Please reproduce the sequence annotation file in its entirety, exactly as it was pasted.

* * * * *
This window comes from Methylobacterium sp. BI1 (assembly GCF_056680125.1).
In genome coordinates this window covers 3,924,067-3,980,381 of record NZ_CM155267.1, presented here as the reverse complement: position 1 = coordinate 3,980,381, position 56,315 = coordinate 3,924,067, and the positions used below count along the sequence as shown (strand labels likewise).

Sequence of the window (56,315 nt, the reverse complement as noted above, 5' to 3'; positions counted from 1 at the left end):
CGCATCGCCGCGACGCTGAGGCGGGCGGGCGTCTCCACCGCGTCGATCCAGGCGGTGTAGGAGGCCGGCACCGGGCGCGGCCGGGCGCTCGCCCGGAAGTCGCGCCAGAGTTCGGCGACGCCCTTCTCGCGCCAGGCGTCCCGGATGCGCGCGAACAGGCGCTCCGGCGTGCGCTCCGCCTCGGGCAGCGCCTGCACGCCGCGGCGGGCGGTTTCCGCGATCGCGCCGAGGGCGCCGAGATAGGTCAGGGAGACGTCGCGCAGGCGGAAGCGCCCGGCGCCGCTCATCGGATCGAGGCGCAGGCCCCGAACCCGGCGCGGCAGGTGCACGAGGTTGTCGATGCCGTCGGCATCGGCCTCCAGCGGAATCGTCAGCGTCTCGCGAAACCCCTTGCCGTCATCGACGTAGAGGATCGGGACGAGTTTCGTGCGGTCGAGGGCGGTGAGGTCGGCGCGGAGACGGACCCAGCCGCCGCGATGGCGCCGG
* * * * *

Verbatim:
This window comes from Methylobacterium sp. BI1 (assembly GCF_056680125.1).
In genome coordinates this window covers 3,924,067-3,980,381 of record NZ_CM155267.1, presented here as the reverse complement: position 1 = coordinate 3,980,381, position 56,315 = coordinate 3,924,067, and the positions used below count along the sequence as shown (strand labels likewise).

Sequence of the window (56,315 nt, the reverse complement as noted above, 5' to 3'; positions counted from 1 at the left end):
CGCATCGCCGCGACGCTGAGGCGGGCGGGCGTCTCCACCGCGTCGATCCAGGCGGTGTAGGAGGCCGGCACCGGGCGCGGCCGGGCGCTCGCCCGGAAGTCGCGCCAGAGTTCGGCGACGCCCTTCTCGCGCCAGGCGTCCCGGATGCGCGCGAACAGGCGCTCCGGCGTGCGCTCCGCCTCGGGCAGCGCCTGCACGCCGCGGCGGGCGGTTTCCGCGATCGCGCCGAGGGCGCCGAGATAGGTCAGGGAGACGTCGCGCAGGCGGAAGCGCCCGGCGCCGCTCATCGGATCGAGGCGCAGGCCCCGAACCCGGCGCGGCAGGTGCACGAGGTTGTCGATGCCGTCGGCATCGGCCTCCAGCGGAATCGTCAGCGTCTCGCGAAACCCCTTGCCGTCATCGACGTAGAGGATCGGGACGAGTTTCGTGCGGTCGAGGGCGGTGAGGTCGGCGCGGAGACGGACCCAGCCGCCGCGATGGCGCCGG